By Gabriel Weinstein
Thursday, July 24, 2014 5:07 AM MDT
ANGEL FIRE— Two weeks into their summer in New Mexico, the eight Chinese exchange students working at Angel Fire Resort have quickly learned that there are some things an episode of “How I Met Your Mother” or “The Big Bang Theory” cannot teach about the United States.
“The people we are getting along with every day are the real Americans,” said Gavin Hu, a 19-year-old Wuhan University student. “We got to put away some stereotypes that we used to have.”
Interacting with guests and American coworkers has taught Cynthia Song how to work as part of a multicultural team.
“It’s opened my eyes,” said Song, a 19-year-old accounting student from Szechuan Province.
The students arrived from all over China a few weeks ago to work in the resort’s housekeeping department. The resort worked with Spirit Cultural Exchange to recruit and hire the students. The students are in the United States on a J-1 Visa , which allows foreigners to come to the United States to work and study on a temporary basis.
This is the first time abroad for many of the students. Living alone, far away from their homes has taken getting used to but it is an experience the students know will ultimately benefit them. Working at the resort is an opportunity for Wendy Li to combine her love of traveling and gain broad work experience.
“It’s made me more independent,” Li said.
Cecily Green said this intensive language experience will help with her career in the business world.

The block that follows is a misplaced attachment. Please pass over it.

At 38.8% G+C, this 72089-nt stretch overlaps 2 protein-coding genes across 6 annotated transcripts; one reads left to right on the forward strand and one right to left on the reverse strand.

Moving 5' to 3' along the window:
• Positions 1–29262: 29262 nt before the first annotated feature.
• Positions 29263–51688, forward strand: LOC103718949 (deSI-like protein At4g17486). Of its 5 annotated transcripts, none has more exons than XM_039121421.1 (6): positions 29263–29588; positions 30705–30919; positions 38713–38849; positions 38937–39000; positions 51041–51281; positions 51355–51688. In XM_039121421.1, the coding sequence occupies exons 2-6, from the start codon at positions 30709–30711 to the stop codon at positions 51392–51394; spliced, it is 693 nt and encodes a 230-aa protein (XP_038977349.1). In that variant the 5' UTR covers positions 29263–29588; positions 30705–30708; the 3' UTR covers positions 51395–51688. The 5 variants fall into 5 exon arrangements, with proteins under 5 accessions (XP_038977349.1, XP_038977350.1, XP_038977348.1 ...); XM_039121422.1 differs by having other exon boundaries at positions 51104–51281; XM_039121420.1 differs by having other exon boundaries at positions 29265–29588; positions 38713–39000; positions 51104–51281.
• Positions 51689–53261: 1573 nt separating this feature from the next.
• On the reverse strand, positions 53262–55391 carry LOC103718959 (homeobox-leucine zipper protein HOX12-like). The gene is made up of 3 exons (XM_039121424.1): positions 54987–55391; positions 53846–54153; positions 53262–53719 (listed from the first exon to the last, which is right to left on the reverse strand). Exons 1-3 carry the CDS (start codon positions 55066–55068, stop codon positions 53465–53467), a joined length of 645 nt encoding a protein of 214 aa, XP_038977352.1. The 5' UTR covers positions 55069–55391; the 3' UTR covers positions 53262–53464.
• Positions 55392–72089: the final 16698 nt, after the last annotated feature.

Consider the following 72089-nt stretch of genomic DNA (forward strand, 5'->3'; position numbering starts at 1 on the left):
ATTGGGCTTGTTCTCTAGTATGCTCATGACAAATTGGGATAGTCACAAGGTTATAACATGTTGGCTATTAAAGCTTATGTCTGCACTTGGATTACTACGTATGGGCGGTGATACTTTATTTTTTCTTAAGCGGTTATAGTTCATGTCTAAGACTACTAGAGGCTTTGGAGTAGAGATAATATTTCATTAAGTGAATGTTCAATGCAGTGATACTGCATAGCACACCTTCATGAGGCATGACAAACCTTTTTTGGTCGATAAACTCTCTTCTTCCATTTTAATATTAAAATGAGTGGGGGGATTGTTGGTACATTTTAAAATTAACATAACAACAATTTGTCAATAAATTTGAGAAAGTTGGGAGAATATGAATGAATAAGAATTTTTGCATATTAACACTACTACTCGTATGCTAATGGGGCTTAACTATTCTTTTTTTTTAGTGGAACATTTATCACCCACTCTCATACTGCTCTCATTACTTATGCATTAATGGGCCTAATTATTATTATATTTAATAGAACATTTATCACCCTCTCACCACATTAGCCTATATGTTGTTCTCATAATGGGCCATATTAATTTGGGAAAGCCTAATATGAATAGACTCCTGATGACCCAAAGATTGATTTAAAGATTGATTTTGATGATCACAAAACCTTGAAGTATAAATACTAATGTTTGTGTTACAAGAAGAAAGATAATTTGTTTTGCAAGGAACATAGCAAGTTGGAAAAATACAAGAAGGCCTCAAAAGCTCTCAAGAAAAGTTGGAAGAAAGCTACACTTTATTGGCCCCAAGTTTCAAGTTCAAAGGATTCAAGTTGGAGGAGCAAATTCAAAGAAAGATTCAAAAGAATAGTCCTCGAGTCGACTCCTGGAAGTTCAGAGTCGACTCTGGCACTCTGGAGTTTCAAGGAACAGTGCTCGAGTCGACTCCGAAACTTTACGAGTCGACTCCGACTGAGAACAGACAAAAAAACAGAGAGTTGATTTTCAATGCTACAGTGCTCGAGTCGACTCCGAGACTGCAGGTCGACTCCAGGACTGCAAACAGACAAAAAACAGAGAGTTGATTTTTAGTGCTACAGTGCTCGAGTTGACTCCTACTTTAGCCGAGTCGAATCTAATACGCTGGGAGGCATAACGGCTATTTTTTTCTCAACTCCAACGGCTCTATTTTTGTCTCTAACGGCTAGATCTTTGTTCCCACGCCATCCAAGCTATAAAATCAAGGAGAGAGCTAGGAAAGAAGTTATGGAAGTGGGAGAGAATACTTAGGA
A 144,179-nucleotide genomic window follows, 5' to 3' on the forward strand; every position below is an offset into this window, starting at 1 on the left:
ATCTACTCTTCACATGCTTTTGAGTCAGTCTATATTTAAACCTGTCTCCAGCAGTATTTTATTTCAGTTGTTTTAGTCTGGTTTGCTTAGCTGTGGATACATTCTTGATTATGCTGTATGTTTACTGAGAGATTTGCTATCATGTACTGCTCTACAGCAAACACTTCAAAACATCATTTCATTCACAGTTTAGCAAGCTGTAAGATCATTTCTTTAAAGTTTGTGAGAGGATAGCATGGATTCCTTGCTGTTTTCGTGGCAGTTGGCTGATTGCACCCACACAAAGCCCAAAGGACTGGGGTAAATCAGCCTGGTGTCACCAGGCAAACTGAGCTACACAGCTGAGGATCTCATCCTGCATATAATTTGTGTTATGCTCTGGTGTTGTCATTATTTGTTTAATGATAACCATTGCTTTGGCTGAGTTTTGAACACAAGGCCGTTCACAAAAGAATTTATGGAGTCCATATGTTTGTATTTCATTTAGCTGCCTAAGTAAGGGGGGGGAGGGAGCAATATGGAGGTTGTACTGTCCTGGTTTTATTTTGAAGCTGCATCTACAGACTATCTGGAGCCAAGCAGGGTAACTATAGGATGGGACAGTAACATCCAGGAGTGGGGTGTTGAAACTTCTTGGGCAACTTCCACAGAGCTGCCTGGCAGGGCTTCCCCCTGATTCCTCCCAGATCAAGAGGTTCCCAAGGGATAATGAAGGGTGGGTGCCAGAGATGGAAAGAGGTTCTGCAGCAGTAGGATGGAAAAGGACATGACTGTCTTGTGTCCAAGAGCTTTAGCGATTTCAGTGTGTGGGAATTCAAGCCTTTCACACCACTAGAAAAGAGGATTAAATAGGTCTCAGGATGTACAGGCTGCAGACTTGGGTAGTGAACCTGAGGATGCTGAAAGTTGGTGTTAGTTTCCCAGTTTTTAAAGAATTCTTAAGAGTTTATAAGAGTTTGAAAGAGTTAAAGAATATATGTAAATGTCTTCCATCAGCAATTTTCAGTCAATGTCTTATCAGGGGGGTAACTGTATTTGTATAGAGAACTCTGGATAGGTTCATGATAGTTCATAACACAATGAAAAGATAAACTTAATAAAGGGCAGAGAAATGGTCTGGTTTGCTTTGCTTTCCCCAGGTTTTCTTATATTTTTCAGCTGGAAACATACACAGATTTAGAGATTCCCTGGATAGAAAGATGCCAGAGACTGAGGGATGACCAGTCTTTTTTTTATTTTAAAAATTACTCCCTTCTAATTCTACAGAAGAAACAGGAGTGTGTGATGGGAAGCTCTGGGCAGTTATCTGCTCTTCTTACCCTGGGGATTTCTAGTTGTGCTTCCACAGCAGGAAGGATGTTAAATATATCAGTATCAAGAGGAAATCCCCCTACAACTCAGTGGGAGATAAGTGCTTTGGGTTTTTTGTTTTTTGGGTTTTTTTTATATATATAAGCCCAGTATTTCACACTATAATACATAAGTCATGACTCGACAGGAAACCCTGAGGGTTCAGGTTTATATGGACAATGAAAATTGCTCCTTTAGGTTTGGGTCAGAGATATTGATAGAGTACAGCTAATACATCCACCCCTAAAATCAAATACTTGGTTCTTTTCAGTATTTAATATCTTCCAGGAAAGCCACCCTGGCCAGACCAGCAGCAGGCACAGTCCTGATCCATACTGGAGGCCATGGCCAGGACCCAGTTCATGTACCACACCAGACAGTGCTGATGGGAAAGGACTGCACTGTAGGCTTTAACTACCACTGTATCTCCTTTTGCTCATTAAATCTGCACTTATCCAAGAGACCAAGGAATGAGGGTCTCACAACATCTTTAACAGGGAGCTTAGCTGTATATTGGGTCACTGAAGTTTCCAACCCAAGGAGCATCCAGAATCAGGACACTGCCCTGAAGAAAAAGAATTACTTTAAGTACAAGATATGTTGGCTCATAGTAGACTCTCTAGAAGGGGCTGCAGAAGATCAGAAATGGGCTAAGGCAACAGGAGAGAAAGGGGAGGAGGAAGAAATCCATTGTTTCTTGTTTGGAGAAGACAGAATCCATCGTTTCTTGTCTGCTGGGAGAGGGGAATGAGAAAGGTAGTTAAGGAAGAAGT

“English is a popular language in the world,” the 20-year-old international business student said. “I think it might help my life.”
In addition to working at the resort the students take English lessons once a week with a local English as a Second Language instructor. In the class the students go over English pronunciations, idioms and other language fundamentals.
Living in New Mexico has exposed the students to a new side of American culture. They’ve picked up a few words of Spanish from some coworkers and have developed an appreciation for New Mexico green chiles and a good meal at Zeb’s Restaurant & Bar. Spotting elk, deer, horses and rabbits has become a pastime for the group, which do not get many chances to see that type of wildlife in China. Before the group heads back to China in September they hope to visit Taos, Santa Fe, Albuquerque and a sneak in a trip on the resort’s zipline.
Though they are only two weeks into their American experience, the group knows that this will be a pivotal experience in their lives. It has provided them with a real look at American culture and a chance to interact with Americans that Hollywood often forgets. The next time the group flicks on an episode of “How I Met Your Mother” in China they’ll know that they have met the real Americans.